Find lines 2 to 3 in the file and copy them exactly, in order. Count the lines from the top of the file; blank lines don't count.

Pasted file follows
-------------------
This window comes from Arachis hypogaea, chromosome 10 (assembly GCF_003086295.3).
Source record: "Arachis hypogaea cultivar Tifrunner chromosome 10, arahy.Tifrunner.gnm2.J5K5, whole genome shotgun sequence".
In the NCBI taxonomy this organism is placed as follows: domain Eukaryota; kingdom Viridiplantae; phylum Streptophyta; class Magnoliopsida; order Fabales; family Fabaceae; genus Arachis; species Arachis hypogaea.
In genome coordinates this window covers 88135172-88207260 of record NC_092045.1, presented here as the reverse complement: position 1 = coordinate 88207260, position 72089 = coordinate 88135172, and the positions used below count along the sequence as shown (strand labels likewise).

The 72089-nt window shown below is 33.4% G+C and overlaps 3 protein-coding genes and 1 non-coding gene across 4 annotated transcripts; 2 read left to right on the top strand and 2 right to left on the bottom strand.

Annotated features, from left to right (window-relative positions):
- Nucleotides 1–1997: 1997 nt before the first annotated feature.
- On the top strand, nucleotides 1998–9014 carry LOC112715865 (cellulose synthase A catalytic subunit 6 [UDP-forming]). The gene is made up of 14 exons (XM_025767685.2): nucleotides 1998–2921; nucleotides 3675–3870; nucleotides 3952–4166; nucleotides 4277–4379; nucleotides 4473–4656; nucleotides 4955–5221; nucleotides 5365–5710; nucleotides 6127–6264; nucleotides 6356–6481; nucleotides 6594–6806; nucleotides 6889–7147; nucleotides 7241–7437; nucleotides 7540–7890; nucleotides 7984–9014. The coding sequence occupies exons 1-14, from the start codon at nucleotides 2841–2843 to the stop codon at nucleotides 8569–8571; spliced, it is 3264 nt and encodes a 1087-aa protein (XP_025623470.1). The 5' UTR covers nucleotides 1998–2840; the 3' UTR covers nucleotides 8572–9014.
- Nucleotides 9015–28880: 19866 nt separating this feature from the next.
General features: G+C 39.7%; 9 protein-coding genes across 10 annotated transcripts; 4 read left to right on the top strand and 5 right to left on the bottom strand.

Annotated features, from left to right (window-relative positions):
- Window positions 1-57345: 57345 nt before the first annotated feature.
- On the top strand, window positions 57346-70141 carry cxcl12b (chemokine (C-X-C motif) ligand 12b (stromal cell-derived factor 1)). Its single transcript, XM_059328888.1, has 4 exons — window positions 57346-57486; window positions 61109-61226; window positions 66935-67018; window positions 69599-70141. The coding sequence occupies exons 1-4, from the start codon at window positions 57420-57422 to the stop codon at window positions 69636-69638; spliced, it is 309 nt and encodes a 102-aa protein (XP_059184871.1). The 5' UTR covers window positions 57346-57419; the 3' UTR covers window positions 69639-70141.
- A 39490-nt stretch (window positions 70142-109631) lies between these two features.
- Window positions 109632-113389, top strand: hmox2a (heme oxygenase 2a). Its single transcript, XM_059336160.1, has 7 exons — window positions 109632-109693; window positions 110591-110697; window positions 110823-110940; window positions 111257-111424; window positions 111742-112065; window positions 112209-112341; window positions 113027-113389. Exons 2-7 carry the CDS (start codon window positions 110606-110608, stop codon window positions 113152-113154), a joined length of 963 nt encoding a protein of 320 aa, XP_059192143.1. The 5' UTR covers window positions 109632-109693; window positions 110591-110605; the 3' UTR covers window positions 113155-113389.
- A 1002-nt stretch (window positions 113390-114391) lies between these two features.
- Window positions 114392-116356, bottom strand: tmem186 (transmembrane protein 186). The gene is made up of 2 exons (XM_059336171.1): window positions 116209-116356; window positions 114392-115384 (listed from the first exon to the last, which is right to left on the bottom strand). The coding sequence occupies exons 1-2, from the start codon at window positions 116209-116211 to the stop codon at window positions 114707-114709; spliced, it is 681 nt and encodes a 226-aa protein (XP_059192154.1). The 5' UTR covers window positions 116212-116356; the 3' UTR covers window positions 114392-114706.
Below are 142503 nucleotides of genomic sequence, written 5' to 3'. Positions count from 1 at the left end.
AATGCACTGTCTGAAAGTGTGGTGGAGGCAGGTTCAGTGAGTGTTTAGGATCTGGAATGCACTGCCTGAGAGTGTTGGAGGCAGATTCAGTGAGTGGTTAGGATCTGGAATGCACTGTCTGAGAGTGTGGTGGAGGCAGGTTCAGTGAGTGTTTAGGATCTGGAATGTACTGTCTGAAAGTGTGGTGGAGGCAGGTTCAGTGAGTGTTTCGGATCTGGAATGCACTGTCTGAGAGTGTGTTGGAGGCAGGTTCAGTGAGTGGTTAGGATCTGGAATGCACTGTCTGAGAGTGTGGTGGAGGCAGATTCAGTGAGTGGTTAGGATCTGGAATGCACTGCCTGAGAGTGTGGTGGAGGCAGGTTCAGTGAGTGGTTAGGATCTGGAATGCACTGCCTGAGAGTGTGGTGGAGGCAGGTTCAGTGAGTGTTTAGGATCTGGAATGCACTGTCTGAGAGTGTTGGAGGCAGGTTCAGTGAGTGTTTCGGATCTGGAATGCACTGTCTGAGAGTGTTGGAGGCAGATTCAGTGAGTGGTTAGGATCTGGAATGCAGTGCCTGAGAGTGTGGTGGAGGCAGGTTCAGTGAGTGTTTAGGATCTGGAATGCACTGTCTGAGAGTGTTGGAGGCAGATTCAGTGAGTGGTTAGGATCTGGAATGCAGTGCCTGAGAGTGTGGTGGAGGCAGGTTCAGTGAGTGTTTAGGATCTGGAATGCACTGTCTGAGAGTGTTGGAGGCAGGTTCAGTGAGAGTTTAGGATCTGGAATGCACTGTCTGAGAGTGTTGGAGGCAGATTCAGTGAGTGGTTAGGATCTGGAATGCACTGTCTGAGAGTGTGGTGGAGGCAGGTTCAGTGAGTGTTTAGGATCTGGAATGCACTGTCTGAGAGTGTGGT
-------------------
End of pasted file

Source record: "Arachis hypogaea cultivar Tifrunner chromosome 10, arahy.Tifrunner.gnm2.J5K5, whole genome shotgun sequence".
In the NCBI taxonomy this organism is placed as follows: domain Eukaryota; kingdom Viridiplantae; phylum Streptophyta; class Magnoliopsida; order Fabales; family Fabaceae; genus Arachis; species Arachis hypogaea.